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Emotional Clutter

Monday, 06 June 2016 00:00  by Jessica K.


Have you ever walked into your closet, art room, living room or any room in your house and thought to yourself, “Where did all this come from?” Have you ever opened your bank account app and wondered why your funds weren’t what you expected due to multiple excursions to your favorite shops or online stores for something you just had to have? Know this, you are not alone!

Many times, we can find ourselves shopping to meet a need, not because we want or need something. We impulsively purchase the item(s) and we aren’t always sure why we do this. We rarely check in with ourselves before venturing out to a store or online to “browse”. We tell ourselves all kinds of things and end up convincing ourselves we really, really need this item(s). We finally realize there might be an issue with what we are doing because someone brings it up, say a friend, relative or spouse, our funds are short and we may not be able to pay a bill, our credit cards are maxed out, or some variation of these.

What we fail to realize and possibly become more self-aware, we don’t shop because we need things; we are shopping out of emotions. I’m talking about emotions like boredom, anxiety, sadness, loneliness, hurt, feeling unworthy, etc. All emotions we don’t want to have and shopping is supposed to meet those emotions, but in the end, they only are fleeting happiness or satisfaction…shame or guilt then follows and we feel no better. Now the pressing question is: what do we do so we don’t emotionally spend and end up feeling even worse about ourselves. has a list of why we might over spend. It is a very good checklist to follow. I will break it down for you, which I hope aids in understanding some of the triggers that lead to emotional shopping.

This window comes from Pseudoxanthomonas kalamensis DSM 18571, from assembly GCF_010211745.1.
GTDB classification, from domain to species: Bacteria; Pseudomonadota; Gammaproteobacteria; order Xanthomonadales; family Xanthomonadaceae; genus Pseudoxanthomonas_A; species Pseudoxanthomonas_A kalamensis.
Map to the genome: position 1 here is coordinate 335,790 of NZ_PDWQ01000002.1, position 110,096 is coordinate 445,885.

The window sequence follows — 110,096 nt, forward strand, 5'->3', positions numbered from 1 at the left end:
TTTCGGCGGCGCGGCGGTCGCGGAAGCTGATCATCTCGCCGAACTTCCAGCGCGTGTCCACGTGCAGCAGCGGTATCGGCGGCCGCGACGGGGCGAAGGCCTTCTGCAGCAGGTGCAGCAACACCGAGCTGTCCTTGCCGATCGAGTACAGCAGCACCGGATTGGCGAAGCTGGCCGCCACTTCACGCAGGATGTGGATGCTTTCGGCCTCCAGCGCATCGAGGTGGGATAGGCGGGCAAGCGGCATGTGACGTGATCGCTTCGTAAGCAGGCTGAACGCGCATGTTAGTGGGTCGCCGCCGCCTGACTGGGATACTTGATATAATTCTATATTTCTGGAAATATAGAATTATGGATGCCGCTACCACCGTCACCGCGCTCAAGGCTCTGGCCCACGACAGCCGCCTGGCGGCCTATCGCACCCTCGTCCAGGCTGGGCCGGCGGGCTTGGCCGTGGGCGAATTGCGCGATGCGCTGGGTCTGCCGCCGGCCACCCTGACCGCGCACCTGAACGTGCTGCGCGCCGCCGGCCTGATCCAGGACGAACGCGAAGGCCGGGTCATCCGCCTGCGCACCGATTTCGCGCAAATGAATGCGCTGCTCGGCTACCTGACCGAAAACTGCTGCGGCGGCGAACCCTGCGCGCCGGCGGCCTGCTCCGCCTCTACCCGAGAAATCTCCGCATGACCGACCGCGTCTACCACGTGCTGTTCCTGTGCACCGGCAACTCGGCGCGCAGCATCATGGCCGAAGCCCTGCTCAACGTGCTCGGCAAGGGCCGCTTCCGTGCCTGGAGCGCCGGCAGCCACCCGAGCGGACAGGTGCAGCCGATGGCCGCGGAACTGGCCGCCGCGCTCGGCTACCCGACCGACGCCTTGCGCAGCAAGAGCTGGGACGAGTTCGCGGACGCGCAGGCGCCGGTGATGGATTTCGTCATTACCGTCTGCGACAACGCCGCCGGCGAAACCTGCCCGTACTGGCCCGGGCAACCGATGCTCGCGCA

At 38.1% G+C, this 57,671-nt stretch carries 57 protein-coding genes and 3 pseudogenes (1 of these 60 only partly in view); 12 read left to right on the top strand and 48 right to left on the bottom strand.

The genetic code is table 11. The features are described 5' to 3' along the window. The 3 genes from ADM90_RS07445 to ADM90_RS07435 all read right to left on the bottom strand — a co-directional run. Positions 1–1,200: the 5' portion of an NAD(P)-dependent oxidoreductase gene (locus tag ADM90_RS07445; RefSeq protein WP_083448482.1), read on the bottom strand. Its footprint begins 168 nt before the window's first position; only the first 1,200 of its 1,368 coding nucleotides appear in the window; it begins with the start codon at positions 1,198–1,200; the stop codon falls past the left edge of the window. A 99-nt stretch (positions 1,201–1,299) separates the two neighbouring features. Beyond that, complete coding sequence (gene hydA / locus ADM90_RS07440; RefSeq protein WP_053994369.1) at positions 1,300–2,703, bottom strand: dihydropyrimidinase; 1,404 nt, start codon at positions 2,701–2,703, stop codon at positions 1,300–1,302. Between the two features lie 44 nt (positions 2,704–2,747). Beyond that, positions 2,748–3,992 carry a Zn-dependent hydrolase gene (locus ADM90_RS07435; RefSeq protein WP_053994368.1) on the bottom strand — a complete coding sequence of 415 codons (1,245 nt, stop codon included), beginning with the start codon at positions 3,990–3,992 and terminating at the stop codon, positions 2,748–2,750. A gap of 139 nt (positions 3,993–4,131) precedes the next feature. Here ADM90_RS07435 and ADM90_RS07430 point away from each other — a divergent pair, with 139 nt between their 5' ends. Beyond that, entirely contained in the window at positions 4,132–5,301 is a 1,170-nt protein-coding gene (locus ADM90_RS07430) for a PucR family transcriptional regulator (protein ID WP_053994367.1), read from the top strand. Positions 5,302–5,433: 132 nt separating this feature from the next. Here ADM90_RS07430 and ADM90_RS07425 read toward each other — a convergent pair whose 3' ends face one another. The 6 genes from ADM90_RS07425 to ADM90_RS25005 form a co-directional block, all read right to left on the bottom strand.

1. We shop to protect our image that we have built. Basically we care what others think and believe we have to live a certain way for other’s to like us. Hello false sense of self-worth.
  2. Spending up to our income level. Say what? Let’s put it this way; we get a raise and spend more money just because you can.
  3. The emotional high of spending or a false sense of happiness. Our neurotransmitters in the brain ping during the emotional high letting us know it feels good. Unfortunately it’s not lasting.
  4. The need to feel more powerful or in more control.
  5. Immediate gratification. We need it right now.
  6. We want to overcome past problems or avoid them.

Part of not emotional spending is checking with yourself. If you are trying to meet the above needs, then it’s probably a good idea to walk out of the store or close that Internet browser. So we’ve identified ways to why we emotionally spend but what do we do now? I’ll lay out some ideas below, but of course they aren’t all inclusive, just basic guidelines.

  1. Know your triggers. Check in with how you feel emotionally.
  2. Change the habit of shopping to meet emotional needs and find something else to take care of those emotions.
  3. Track what you are buying for a week. Are you buying art pens when you have a drawer full? Check what you say to yourself to justify those spending habits.
  4. Stop and think before you click buy or get into your vehicle to run to the store. Literally say aloud or to yourself, “STOP.” It will feel goofy at first but it has been known to work.

Remember this, you are not alone. Many of us have behaviors that help us avoid those emotions that we don’t want to have. It is time to clean out the emotional clutter and move forward.

Last modified on Monday, 06 June 2016 05:20

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